The Standard Contractual Clauses (SCCs) are specific contractual commitments approved by the European Commission. If adopted in an agreement between a sender of personal data in the EU and a receiver outside the EU or European Economic Area (EEA), SCCs serve as an appropriate safeguard to permit the lawful transfer of personal data between these two parties. The Schrems II decision reaffirms the importance of the SCCs as an essential safeguard for secure international data transfers in the interest of European individuals and businesses. Cisco Meraki and our customers can enter into SCCs through the Cisco Meraki EU Data Processing Addendum, outlined below.
Binding Corporate Rules (BCRs) are legally binding data protection policies, adopted typically by large, multinational companies, or groups of related companies, with a presence in the EEA, allowing intra-organizational transfers of personal data outside the EEA. BCRs must include general data protection principles, and must be enforceable to ensure appropriate safeguards for data transfers. Cisco’s Binding Corporate Rules, which have been approved by applicable Data Protection Authorities, include Cisco Meraki and ensure a high degree of data protection across the organization.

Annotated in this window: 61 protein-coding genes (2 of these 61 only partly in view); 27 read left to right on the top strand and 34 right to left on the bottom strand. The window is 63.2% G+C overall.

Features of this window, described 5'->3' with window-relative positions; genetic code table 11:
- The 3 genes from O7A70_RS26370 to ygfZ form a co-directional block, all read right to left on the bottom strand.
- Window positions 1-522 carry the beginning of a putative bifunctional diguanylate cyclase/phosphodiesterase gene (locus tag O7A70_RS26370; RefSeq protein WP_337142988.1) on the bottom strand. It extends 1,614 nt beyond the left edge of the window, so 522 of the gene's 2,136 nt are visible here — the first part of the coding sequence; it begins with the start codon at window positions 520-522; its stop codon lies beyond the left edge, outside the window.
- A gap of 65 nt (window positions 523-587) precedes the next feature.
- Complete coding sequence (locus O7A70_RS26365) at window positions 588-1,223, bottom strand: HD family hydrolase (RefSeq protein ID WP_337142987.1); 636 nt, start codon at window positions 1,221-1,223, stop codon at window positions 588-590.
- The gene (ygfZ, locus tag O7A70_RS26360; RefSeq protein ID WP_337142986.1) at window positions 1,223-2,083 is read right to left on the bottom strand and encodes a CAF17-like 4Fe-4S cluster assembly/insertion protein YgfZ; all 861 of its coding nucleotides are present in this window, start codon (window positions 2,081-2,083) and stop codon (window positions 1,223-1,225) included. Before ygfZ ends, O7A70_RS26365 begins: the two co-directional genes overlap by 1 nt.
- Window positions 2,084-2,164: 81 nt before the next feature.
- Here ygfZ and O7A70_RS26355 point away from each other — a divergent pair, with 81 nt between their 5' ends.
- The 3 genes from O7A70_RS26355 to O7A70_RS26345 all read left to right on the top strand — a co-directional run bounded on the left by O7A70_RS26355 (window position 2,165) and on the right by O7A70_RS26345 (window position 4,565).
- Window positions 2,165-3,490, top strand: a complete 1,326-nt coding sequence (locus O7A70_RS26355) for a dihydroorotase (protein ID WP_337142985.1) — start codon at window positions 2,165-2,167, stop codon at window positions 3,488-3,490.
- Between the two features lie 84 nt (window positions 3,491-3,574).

But how can I be sure Cisco Meraki sufficiently protects my data after Schrems II?
Cisco Meraki is committed to protecting the data that our Customers entrust to our cloud-hosted service. Privacy and security are foundational to the design of all our products and solutions. You can learn more about Cisco Meraki’s systematic approach to data protection, privacy, and security by reviewing our publicly-available list of Technical and Organizational Measures taken to ensure the protection of your data.